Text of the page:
Historic Pelham

Presenting the rich history of Pelham, NY in Westchester County: current historical research, descriptions of how to research Pelham history online and genealogy discussions of Pelham families.

Thursday, April 02, 2009

Biographical Data and Photo of the Engineer of the Train that Wrecked in Pelhamville on December 27, 1885

Occasionally I have written about the Pelhamville Train Wreck of 1885 that resulted in the death of Fireman Eugene Blake and injuries to several others including the train engineer, Riley Phillips. See:

Monday, September 24, 2007: The Pelhamville Train Wreck of 1885

Today's posting to the Historic Pelham Blog provides information about, and a photograph of, the Train Engineer at the time of the wreck: Riley E. Phillips. The material is from the July, 1914 issue of Locomotive Engineers Journal (Vol. XLVIII, No. 7).

"Brother Phillips Added to the Honorary List.


NEW HAVEN, CONN., May 12, 1914.

The enclosed photo shows another old loyal and true blue Brotherhood boy, and also a civil war veteran accompanied by his youngest grandchild.

Bro. Riley E. Phillips was born in Westport, Conn. His parents moved to New Haven in 1850, where he attended the John E. Lovell Lancasterial school until he decided to learn the printer's trade at the old printing house of Thomas Stafford.

At the breaking of the war he gave up being a devil to become a soldier, and accompanied by his father he joined the 15th Conn. Volunteers, serving all through the war.

He was captured in the fight at Jackson's Mills, N. Carolina, and given his first lesson in railroading, as the Confederates marched them to Libby prison, 104 miles, on the Richmond & Danville tracks, where they were held prisoners until the supply of food ran short, when they were paroled and ordered north, immediately returning to New Berne, N.C., there serving until July, 1865, and was honorably discharged July 12, 1865.

Brother Phillips is the proud possessor of an honorary badge of our Brotherhood, he being presented with same by our esteemed A.G.C. Bro. A.G. Griffing, in his usual eloquent style. This was also an honor of which Brother Phillips is justly proud.

Brother Phillips went to work for the N.Y., N.H. & H.RR. July 18, 1865, just six days after being discharged from the army, and has seen continuous service ever since, running from a switcher to the fastest trains the company runs, namely, the Bay States and the Bankers expresses, which he is running today.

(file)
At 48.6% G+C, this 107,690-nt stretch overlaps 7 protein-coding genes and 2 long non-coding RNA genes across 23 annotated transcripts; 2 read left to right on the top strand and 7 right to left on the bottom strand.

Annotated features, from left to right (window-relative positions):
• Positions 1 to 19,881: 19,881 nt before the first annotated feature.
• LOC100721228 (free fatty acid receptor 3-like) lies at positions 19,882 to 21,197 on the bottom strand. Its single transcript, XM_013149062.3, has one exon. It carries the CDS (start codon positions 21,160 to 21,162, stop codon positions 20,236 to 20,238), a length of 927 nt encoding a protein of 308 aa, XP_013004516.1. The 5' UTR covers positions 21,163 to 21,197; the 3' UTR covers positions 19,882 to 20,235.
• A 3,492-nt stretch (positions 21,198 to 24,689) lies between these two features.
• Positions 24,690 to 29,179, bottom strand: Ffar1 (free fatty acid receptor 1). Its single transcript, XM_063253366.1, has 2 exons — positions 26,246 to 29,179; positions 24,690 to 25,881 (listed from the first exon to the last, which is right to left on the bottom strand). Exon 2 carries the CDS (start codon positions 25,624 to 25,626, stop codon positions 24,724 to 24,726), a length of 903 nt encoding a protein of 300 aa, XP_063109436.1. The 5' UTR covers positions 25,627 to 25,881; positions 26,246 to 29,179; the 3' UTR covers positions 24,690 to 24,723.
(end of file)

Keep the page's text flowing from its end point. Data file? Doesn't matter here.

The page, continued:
When he went to work for the New Haven road, as it was then called, they owned thirty engines, and operated seventy-three miles of track.

During this time Brother Phillips has had several very close calls, one serious on Dec. 27, 1885, at Pelhamville, N.Y., when the depot platform was lifted by a hurricane and thrown across the tracks, derailing the owl train and throwing his engine down a ninety-five foot embankment, injuring himself and his fireman, Eugene Black [sic - should be Blake], who died forty minutes afterwards from his injuries. He had one of those very close calls two years ago, when he found the drawbridge at Bridgeport, Conn., open, stopping his train less than two rail lengths from the draw.

Brother Phillips has also known the joys and sorrows of life, he having been blessed with six children and losing three of them, one daughter and two sons. Of his two sons, Riley E. Jr. was chief clerk for the company and a well known soloist in our leading churches here. Charles C. followed the footsteps of his dad and became an engineer, and met his death at New Rochelle, N.Y., being electrocuted in the performance of his work. Of his other children, one son, Eugene J., a graduate of Yale, is an attorney for the company, the other is a student at Bowdoin College, Maine. His daughter, Miss Cecelia A., is a teacher in one of our leading schools (Worthington Hooker.)

Brother Phillips is, as his photo shows, [Page 634 / Page 635] still hale and hearty and to all appearances good for a number of years to come, he having the good wishes of all who know him for his continued success.

Of Brother Phillips' life partner, Sister Frances L. Phillips, just a word. Sister Phillips is still enjoying good health, is a loyal member and Past President of Ella Minor Div. 177 L.A. to the B. of L.E., an organization of which the boys of Div. 77 are justly proud, as evidenced every time that an invitation arrives for eats, every mother's son who can possibly get away is at the Division room."

Source: Brother Phillips Added to the Honorary List in Locomotive Engineers Journal, Vol. XLVIII, No. 7, pp. 634-35 (July 1914).

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